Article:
Biden hopes ceasefire, hostage deal to pause Israel-Hamas war can take effect by next Monday

Biden hopes ceasefire, hostage deal to pause Israel-Hamas war can take effect by next Monday
Biden hopes ceasefire, hostage deal to pause Israel-Hamas war can take effect by next Monday

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Jeddah - Yasmine El Tohamy - KATHMANDU: For Nepali nurse Anshu, being picked for a job program in Britain was long overdue recognition of her years of study and work — and a chance to boost her earnings.

“I finally feel my work has been valued,” said the 28-year-old, who asked to be identified only by her first name. She hopes her current monthly salary of 26,000 rupees ($196) at a private hospital in Nepal will rise to more than 10-times that in Britain.

But as she and several dozen other nurses prepare to leave, the bilateral government pilot under which they were recruited has fueled concerns about an acute shortage of nurses and other medical professionals in the South Asian country.

Though only 43 nurses were accepted for the pilot phase, an official at the country’s Department of Foreign Employment told Context a second phase was planned and that Britain eventually wanted to recruit 10,000 Nepali nurses.

While that would help Britain plug labor gaps in the National Health Service, it could exacerbate Nepal’s shortages, nursing officials said.

“The situation is already worrying,” said Hira Kumari Niraula, director of Nepal’s Nursing and Social Security Division, a government body involved in the provision of public health services.

“Recently we started community health nursing and school nurse programs to make nursing service available in needy communities. But the challenge is in many places, we are not able to find nurses who are willing to work,” Niraula added.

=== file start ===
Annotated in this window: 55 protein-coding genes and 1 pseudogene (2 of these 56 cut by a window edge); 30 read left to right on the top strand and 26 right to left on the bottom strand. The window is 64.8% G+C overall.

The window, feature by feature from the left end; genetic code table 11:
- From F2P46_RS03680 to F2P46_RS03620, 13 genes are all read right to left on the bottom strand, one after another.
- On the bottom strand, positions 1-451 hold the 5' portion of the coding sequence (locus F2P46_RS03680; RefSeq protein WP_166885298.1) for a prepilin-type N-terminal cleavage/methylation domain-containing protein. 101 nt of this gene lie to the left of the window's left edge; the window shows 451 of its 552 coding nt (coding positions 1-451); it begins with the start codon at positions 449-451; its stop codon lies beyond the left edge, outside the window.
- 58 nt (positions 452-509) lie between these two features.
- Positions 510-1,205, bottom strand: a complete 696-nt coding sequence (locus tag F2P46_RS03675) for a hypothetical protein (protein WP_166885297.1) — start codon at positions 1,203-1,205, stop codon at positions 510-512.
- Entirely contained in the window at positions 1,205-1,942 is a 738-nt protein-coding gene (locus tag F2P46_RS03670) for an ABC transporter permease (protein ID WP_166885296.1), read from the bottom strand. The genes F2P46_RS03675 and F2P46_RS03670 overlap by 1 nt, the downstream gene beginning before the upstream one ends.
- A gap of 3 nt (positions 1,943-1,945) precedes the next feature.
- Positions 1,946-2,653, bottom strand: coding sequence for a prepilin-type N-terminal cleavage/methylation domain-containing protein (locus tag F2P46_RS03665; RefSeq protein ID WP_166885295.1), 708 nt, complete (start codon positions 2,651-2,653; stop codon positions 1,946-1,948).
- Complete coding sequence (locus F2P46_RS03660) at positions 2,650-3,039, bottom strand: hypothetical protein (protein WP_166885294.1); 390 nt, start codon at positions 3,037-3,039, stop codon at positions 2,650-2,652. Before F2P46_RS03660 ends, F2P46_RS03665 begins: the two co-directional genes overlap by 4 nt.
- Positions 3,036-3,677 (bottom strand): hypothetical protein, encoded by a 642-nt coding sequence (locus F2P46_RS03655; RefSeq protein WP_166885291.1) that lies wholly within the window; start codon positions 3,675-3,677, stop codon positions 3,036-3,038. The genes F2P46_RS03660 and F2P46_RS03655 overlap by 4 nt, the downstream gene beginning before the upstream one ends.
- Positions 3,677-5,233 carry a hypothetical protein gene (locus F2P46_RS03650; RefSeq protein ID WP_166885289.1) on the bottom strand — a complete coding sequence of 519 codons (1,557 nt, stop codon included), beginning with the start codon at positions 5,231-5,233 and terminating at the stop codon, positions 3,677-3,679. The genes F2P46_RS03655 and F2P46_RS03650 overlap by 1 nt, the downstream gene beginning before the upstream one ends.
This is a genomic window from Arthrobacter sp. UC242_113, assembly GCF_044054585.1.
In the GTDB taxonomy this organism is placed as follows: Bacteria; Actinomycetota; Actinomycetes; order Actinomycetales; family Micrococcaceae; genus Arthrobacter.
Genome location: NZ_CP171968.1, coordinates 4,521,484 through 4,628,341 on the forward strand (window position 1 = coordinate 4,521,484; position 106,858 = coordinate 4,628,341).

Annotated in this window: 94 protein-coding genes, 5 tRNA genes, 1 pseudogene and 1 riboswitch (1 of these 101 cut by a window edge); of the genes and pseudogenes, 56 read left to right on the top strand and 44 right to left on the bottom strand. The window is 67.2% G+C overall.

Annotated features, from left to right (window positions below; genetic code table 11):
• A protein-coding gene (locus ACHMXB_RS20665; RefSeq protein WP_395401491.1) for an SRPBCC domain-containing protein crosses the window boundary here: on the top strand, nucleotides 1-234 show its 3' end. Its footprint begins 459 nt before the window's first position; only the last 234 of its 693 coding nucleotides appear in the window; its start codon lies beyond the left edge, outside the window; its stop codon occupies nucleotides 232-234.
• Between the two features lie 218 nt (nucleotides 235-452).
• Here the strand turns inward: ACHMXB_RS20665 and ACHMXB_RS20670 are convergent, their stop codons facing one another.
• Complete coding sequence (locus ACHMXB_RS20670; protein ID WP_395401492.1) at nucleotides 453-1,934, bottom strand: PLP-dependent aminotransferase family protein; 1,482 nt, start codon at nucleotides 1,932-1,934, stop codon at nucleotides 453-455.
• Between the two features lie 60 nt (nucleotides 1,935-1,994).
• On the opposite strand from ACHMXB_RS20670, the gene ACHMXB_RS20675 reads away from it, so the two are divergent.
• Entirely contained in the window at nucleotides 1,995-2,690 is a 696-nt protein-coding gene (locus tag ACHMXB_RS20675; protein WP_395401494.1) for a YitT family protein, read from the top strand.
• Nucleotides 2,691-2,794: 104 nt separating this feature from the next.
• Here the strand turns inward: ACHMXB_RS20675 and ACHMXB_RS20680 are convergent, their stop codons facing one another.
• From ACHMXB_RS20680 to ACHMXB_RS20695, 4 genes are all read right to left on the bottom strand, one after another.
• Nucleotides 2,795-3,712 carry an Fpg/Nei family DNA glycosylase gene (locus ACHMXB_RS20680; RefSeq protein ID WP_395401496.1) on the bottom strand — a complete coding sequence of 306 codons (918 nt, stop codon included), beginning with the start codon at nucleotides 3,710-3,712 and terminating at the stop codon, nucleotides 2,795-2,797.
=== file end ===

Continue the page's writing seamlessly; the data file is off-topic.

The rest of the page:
Nepal currently has less than half of the 45,000 nurses that it needs working in the country’s hospital, rural clinics and other healthcare facilities, according to the NSSD.

It is among 55 countries included in a World Health Organization red list of nations facing a severe shortage of healthcare workers.

From Zimbabwe to the Philippines, concern is growing about the loss of qualified medical staff attracted by better salaries to take up health and care jobs in countries such as Britain, Australia, Canada and the United States.

In Nepal, more than one-third of the 115,900 nurses registered with the Nepal Nursing Council have sought documents to practice overseas.

About half of Nepal’s migrant nurses went to the United States, followed by Australia and . Just over 500 have already migrated to Britain.

But the causes of the country’s medical staffing shortfall go beyond migration, said Roshan Pokharel, secretary of the Ministry of Health and Population.

“We are very much aware that a large number of health workers are migrating. But that’s not their problem. It’s our problem that we are not able to provide permanent, long-term, and stable jobs to our health workers,” Pokharel said.

Tired of demanding working conditions and low pay, Grishma Basnet, 25, who works in the intensive care unit at a private hospital in the capital, Kathmandu, has applied to work in the United States and is awaiting news on where she will go.

“I have to look after three patients in the ICU, whereas the global standard is one nurse should only look after one patient in the ICU. Isn’t this exploitation?” said Basnet, who said she earned 15,000 rupees per month at present.

“Why should I stay in this country? There is no future here,” she said.

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